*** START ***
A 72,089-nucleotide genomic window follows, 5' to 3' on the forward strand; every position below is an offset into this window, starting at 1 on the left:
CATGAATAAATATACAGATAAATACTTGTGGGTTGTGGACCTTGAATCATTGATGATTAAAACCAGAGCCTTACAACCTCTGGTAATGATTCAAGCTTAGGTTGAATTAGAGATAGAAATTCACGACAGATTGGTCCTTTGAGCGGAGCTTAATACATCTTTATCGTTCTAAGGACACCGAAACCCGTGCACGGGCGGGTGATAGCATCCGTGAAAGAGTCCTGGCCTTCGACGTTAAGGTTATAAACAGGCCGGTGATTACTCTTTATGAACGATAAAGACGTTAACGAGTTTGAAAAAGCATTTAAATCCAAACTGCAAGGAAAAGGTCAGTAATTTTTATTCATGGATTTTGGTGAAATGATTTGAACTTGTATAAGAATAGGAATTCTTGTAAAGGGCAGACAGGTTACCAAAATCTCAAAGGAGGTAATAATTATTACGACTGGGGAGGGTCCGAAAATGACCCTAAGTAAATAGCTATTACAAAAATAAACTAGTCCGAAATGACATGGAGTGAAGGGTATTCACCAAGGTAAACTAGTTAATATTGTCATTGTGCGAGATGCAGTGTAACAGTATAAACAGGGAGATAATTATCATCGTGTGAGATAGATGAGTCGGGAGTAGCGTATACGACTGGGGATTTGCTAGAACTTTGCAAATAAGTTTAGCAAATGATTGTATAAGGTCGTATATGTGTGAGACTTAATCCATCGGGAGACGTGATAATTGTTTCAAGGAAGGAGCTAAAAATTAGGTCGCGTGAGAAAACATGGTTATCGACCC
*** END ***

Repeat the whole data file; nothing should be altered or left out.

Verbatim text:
A 72,089-nucleotide genomic window follows, 5' to 3' on the forward strand; every position below is an offset into this window, starting at 1 on the left:
CATGAATAAATATACAGATAAATACTTGTGGGTTGTGGACCTTGAATCATTGATGATTAAAACCAGAGCCTTACAACCTCTGGTAATGATTCAAGCTTAGGTTGAATTAGAGATAGAAATTCACGACAGATTGGTCCTTTGAGCGGAGCTTAATACATCTTTATCGTTCTAAGGACACCGAAACCCGTGCACGGGCGGGTGATAGCATCCGTGAAAGAGTCCTGGCCTTCGACGTTAAGGTTATAAACAGGCCGGTGATTACTCTTTATGAACGATAAAGACGTTAACGAGTTTGAAAAAGCATTTAAATCCAAACTGCAAGGAAAAGGTCAGTAATTTTTATTCATGGATTTTGGTGAAATGATTTGAACTTGTATAAGAATAGGAATTCTTGTAAAGGGCAGACAGGTTACCAAAATCTCAAAGGAGGTAATAATTATTACGACTGGGGAGGGTCCGAAAATGACCCTAAGTAAATAGCTATTACAAAAATAAACTAGTCCGAAATGACATGGAGTGAAGGGTATTCACCAAGGTAAACTAGTTAATATTGTCATTGTGCGAGATGCAGTGTAACAGTATAAACAGGGAGATAATTATCATCGTGTGAGATAGATGAGTCGGGAGTAGCGTATACGACTGGGGATTTGCTAGAACTTTGCAAATAAGTTTAGCAAATGATTGTATAAGGTCGTATATGTGTGAGACTTAATCCATCGGGAGACGTGATAATTGTTTCAAGGAAGGAGCTAAAAATTAGGTCGCGTGAGAAAACATGGTTATCGACCC